Discussions about technology advances, in particular AI, often focus on negative concerns about automation leading to widespread loss of low skilled jobs. This is a valid consideration and much thought needs to be given to how we re-skill workers whose roles are replaced completely by technology. Equally, for AI which replaces human tasks not roles, we should consider the opportunity this gives us to positively evaluate our relationship with work. Just as the industrial revolution eventually led to a five day, rather than six day, working week, will the information revolution lead to a four day working week? Some companies are already finding that a four day week increases productivity and the health and happiness of staff. Interestingly whilst we work longer hours in Britain than the rest of Europe, we are less productive.
If the widespread adoption of AI increases efficiency and consequently roles require less human input to achieve the same output, who should benefit? Most people are likely to say that working fewer hours would increase their happiness. However if we only use the additional time AI gives us to reduce hours in the office, I think we are missing a trick. Happiness is also achieved by a sense of purpose, by creativity, by innovation.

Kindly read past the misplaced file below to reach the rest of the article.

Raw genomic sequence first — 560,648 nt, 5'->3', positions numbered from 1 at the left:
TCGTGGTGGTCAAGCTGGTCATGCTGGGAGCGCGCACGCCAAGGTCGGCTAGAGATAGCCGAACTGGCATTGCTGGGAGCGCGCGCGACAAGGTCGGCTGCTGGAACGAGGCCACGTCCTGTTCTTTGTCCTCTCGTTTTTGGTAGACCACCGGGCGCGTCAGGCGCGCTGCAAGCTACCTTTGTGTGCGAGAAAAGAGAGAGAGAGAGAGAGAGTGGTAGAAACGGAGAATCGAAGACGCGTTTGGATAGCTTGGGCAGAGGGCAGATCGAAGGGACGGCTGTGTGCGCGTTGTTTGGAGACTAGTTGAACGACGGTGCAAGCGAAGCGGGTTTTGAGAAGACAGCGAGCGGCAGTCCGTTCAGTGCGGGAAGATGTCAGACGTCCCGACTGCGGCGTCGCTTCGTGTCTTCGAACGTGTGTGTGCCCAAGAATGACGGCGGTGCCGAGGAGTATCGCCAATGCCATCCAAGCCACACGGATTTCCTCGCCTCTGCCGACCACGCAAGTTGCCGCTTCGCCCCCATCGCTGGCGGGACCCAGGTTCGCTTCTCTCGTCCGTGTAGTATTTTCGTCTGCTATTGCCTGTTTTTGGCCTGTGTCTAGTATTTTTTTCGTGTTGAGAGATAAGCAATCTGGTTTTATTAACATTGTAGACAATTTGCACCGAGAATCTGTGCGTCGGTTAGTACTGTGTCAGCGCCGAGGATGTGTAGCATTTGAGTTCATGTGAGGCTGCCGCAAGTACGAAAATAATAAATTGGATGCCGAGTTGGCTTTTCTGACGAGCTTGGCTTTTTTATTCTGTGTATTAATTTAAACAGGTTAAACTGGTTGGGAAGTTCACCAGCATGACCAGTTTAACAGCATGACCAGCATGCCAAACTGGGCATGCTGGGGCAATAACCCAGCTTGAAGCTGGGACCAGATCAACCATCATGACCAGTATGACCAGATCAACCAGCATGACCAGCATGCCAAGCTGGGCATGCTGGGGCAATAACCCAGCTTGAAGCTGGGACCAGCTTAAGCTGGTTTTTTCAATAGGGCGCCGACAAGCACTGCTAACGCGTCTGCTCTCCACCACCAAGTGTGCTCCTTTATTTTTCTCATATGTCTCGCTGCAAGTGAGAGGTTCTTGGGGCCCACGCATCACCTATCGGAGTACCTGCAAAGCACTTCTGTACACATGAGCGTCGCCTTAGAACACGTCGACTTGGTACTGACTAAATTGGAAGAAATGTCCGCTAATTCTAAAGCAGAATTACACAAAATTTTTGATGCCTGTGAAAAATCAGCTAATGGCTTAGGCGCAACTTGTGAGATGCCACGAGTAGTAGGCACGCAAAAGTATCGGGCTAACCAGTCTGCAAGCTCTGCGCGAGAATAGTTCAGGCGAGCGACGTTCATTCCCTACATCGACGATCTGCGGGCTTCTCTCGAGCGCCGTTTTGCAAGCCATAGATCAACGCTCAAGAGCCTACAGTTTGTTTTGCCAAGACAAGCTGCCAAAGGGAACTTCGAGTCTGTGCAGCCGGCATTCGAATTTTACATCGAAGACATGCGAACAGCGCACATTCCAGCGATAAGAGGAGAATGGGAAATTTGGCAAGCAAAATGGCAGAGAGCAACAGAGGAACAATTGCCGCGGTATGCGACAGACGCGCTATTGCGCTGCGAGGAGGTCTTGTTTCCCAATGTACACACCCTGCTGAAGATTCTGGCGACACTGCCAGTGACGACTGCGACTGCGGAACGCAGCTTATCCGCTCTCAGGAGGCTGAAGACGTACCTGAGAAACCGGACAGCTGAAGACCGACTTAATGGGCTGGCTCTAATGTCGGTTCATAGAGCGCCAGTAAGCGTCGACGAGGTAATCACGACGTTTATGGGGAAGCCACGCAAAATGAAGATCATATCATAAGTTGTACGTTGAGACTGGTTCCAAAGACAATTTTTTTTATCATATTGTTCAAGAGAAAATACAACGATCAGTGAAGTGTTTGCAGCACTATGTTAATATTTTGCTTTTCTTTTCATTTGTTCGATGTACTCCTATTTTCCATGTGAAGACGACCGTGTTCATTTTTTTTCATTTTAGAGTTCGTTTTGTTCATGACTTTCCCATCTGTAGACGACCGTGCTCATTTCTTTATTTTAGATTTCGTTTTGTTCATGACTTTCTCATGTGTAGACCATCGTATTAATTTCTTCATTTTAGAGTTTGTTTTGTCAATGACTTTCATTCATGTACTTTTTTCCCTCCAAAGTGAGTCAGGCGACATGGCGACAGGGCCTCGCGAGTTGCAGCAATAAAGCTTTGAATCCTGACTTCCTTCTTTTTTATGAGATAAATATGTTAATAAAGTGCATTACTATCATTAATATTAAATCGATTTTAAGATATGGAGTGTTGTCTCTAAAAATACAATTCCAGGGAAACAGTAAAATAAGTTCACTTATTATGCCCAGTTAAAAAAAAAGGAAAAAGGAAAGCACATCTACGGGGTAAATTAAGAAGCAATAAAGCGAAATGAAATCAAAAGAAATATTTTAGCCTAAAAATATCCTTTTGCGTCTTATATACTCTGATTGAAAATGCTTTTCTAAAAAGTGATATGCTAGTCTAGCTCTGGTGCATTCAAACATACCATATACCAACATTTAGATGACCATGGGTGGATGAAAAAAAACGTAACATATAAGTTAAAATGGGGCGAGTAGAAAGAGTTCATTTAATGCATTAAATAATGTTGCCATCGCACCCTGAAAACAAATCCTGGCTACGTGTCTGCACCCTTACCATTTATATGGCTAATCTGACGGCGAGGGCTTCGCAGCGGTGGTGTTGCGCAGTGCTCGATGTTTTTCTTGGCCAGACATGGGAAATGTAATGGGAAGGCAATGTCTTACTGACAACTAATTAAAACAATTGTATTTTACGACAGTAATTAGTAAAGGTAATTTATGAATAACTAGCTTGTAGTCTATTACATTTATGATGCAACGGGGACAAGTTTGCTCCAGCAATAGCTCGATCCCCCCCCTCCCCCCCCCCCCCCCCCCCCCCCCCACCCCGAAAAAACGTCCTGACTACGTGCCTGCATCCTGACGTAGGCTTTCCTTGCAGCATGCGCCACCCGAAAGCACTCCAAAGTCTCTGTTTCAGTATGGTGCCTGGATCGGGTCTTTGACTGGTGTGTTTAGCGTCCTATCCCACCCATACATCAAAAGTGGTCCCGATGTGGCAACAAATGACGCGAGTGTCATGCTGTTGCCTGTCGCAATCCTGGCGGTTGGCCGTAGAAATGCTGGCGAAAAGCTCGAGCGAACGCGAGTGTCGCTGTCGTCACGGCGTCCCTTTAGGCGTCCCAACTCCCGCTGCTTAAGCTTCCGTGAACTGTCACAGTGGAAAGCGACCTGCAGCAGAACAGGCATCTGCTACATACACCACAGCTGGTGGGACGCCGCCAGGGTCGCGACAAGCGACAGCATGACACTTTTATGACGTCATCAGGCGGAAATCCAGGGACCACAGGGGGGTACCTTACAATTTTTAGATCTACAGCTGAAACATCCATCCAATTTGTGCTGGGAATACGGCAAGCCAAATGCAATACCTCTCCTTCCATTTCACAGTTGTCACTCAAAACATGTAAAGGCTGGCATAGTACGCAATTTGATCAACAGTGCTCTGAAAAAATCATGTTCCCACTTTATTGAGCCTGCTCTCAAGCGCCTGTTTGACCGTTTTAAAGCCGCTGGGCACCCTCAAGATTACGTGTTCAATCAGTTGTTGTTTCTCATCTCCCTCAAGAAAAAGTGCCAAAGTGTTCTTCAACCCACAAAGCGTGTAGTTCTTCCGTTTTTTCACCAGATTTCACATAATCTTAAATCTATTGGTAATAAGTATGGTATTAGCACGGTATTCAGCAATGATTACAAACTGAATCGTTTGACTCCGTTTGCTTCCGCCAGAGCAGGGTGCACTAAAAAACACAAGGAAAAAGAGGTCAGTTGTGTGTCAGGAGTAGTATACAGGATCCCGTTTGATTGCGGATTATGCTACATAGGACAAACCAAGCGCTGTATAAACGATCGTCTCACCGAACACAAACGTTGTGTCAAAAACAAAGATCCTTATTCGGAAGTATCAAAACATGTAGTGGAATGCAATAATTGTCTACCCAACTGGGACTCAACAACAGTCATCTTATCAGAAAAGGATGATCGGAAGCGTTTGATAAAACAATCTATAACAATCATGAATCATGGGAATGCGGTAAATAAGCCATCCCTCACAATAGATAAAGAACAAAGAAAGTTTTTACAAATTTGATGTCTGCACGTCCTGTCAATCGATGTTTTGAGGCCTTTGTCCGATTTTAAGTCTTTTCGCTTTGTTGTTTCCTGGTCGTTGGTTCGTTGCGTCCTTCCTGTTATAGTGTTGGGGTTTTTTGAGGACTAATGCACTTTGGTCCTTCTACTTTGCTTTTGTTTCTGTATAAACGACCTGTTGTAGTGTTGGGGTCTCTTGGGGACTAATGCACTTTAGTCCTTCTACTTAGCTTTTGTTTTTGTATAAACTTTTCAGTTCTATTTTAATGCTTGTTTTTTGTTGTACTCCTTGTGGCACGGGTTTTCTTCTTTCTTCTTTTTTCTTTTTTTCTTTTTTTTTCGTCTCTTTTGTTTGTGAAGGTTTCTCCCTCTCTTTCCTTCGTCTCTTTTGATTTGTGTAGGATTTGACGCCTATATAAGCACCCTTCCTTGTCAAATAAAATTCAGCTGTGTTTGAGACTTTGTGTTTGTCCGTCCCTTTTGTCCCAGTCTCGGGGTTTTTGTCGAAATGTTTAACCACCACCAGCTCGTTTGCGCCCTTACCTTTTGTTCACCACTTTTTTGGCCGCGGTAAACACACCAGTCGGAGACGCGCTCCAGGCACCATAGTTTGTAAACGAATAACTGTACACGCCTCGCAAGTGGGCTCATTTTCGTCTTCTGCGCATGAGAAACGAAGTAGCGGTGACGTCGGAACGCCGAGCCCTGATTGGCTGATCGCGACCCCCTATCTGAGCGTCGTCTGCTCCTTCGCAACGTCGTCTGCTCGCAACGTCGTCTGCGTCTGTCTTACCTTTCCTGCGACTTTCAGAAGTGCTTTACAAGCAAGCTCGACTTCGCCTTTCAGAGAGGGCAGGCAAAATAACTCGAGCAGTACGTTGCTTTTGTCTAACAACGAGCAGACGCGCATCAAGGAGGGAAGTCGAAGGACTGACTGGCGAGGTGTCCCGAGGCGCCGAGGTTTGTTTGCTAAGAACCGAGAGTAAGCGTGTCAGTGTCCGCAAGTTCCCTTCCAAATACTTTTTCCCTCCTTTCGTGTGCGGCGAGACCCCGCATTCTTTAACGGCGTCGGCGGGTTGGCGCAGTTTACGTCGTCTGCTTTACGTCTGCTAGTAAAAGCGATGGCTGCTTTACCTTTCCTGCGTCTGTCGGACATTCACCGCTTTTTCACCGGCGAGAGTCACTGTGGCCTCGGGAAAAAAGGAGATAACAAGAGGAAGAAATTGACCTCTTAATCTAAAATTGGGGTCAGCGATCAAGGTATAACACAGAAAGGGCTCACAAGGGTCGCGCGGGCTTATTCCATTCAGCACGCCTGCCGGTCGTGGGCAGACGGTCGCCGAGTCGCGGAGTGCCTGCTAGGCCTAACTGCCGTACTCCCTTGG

If you could use the additional time AI gives you partly to work fewer hours, but partly to be more creative in your role; to develop or reignite the parts of your job that you are most passionate about; then I think this will be more transformative for our workforce than just cutting hours alone. And happy, passionate employees deliver results. The most famous example of how this might work is Google's "20% time" policy, where staff could spend 20% of their working week on personal projects, which has led to some of Google's most innovative products. So instead of spending your fifth day in bed whilst your computer does your work for you, AI could enable you to bring the joy (back) into your work life.
“Business is different today than 30 years ago, when I couldn’t send an email, couldn’t shop online, had to use a fax machine. So why are we working the same way?”
‘Miserable staff don't make money’: the firms that have switched to a four-day week
The content above was originally posted on CMS DigitalBytes - CMS lawyers sharing comment and commentary on all things tech.